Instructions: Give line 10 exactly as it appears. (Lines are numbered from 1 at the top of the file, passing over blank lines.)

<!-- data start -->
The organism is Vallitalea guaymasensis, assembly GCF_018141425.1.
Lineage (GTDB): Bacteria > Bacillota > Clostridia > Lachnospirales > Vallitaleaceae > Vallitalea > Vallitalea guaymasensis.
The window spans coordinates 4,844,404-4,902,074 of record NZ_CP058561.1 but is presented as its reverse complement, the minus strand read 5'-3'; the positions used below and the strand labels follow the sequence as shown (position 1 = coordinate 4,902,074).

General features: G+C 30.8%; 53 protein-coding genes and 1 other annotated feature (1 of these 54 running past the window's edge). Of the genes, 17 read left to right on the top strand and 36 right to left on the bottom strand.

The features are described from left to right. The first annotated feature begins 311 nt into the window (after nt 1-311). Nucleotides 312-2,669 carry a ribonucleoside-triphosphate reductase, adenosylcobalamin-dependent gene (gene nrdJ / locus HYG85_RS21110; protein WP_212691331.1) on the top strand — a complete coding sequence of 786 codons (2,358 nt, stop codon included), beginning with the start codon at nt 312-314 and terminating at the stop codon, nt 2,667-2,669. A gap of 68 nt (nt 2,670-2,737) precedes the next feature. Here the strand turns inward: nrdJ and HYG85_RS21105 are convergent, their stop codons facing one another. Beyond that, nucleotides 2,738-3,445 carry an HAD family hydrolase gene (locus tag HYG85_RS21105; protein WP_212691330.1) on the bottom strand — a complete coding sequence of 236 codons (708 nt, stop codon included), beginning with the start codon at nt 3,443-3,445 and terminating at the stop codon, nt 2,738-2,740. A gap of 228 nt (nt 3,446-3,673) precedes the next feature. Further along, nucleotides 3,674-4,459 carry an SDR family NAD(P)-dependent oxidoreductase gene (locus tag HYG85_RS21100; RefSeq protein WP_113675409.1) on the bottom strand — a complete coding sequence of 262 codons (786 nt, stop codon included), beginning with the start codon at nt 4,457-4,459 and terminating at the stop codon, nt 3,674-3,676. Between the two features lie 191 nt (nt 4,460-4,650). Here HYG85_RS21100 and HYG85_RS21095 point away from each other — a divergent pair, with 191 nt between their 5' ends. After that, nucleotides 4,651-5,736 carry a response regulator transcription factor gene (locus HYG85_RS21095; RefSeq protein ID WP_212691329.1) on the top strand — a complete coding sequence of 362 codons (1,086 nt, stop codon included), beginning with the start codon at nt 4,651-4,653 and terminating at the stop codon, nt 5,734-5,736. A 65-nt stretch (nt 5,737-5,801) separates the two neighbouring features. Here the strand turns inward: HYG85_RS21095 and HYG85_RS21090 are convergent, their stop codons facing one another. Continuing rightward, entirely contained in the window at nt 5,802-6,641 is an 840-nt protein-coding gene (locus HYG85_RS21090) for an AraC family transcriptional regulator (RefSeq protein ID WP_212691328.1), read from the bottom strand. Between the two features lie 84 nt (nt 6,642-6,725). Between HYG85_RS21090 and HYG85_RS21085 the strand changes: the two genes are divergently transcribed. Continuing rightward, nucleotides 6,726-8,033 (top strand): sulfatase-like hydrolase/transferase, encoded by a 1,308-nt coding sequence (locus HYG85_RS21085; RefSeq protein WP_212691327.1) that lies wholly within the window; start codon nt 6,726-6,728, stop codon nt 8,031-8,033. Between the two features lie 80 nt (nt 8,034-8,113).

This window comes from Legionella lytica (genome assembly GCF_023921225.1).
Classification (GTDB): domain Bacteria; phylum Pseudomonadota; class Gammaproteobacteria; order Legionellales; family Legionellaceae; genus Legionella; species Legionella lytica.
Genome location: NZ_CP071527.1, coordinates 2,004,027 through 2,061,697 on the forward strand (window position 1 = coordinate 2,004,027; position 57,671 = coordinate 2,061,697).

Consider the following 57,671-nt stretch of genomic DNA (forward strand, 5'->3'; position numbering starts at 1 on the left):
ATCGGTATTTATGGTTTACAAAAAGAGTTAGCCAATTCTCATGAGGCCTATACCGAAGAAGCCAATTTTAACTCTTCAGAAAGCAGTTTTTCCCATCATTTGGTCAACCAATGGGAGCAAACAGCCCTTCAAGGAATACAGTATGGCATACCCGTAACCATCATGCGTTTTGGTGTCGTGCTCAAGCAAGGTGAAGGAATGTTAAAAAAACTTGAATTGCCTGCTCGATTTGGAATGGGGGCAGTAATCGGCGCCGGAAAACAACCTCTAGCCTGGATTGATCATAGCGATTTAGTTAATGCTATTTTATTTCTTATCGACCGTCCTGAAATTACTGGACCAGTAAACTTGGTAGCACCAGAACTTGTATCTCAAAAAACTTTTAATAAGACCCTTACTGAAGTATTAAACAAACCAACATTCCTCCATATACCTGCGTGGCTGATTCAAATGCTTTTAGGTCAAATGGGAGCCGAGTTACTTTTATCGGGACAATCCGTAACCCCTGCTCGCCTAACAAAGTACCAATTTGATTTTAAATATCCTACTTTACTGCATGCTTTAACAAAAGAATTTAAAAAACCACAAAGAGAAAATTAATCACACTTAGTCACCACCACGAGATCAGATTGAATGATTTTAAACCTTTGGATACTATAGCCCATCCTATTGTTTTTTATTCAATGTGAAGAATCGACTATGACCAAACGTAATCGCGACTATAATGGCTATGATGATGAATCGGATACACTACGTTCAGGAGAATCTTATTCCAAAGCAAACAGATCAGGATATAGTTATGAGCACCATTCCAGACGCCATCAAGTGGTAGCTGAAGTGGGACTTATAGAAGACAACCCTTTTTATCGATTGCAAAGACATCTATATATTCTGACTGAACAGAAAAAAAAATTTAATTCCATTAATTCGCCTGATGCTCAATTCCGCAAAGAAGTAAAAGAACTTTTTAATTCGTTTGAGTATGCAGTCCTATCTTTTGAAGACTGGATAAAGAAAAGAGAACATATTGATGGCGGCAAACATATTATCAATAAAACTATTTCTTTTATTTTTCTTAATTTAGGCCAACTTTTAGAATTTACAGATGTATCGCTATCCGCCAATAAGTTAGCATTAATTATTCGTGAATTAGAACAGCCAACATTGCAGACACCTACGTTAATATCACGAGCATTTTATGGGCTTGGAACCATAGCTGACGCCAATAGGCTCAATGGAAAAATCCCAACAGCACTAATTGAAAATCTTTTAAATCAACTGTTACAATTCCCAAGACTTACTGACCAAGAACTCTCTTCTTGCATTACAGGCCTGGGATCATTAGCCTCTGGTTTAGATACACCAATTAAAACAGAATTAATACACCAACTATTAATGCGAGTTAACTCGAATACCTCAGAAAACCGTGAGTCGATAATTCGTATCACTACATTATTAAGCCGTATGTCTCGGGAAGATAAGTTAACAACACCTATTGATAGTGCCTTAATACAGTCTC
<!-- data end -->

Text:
ATCGGTATTTATGGTTTACAAAAAGAGTTAGCCAATTCTCATGAGGCCTATACCGAAGAAGCCAATTTTAACTCTTCAGAAAGCAGTTTTTCCCATCATTTGGTCAACCAATGGGAGCAAACAGCCCTTCAAGGAATACAGTATGGCATACCCGTAACCATCATGCGTTTTGGTGTCGTGCTCAAGCAAGGTGAAGGAATGTTAAAAAAACTTGAATTGCCTGCTCGATTTGGAATGGGGGCAGTAATCGGCGCCGGAAAACAACCTCTAGCCTGGATTGATCATAGCGATTTAGTTAATGCTATTTTATTTCTTATCGACCGTCCTGAAATTACTGGACCAGTAAACTTGGTAGCACCAGAACTTGTATCTCAAAAAACTTTTAATAAGACCCTTACTGAAGTATTAAACAAACCAACATTCCTCCATATACCTGCGTGGCTGATTCAAATGCTTTTAGGTCAAATGGGAGCCGAGTTACTTTTATCGGGACAATCCGTAACCCCTGCTCGCCTAACAAAGTACCAATTTGATTTTAAATATCCTACTTTACTGCATGCTTTAACAAAAGAATTTAAAAAACCACAAAGAGAAAATTAATCACACTTAGTCACCACCACGAGATCAGATTGAATGATTTTAAACCTTTGGATACTATAGCCCATCCTATTGTTTTTTATTCAATGTGAAGAATCGACTATGACCAAACGTAATCGCGACTATAATGGCTATGATGATGAATCGGATACACTACGTTCAGGAGAATCTTATTCCAAAGCAAACAGATCAGGATATAGTTATGAGCACCATTCCAGACGCCATCAAGTGGTAGCTGAAGTGGGACTTATAGAAGACAACCCTTTTTATCGATTGCAAAGACATCTATATATTCTGACTGAACAGAAAAAAAAATTTAATTCCATTAATTCGCCTGATGCTCAATTCCGCAAAGAAGTAAAAGAACTTTTTAATTCGTTTGAGTATGCAGTCCTATCTTTTGAAGACTGGATAAAGAAAAGAGAACATATTGATGGCGGCAAACATATTATCAATAAAACTATTTCTTTTATTTTTCTTAATTTAGGCCAACTTTTAGAATTTACAGATGTATCGCTATCCGCCAATAAGTTAGCATTAATTATTCGTGAATTAGAACAGCCAACATTGCAGACACCTACGTTAATATCACGAGCATTTTATGGGCTTGGAACCATAGCTGACGCCAATAGGCTCAATGGAAAAATCCCAACAGCACTAATTGAAAATCTTTTAAATCAACTGTTACAATTCCCAAGACTTACTGACCAAGAACTCTCTTCTTGCATTACAGGCCTGGGATCATTAGCCTCTGGTTTAGATACACCAATTAAAACAGAATTAATACACCAACTATTAATGCGAGTTAACTCGAATACCTCAGAAAACCGTGAGTCGATAATTCGTATCACTACATTATTAAGCCGTATGTCTCGGGAAGATAAGTTAACAACACCTATTGATAGTGCCTTAATACAGTCTC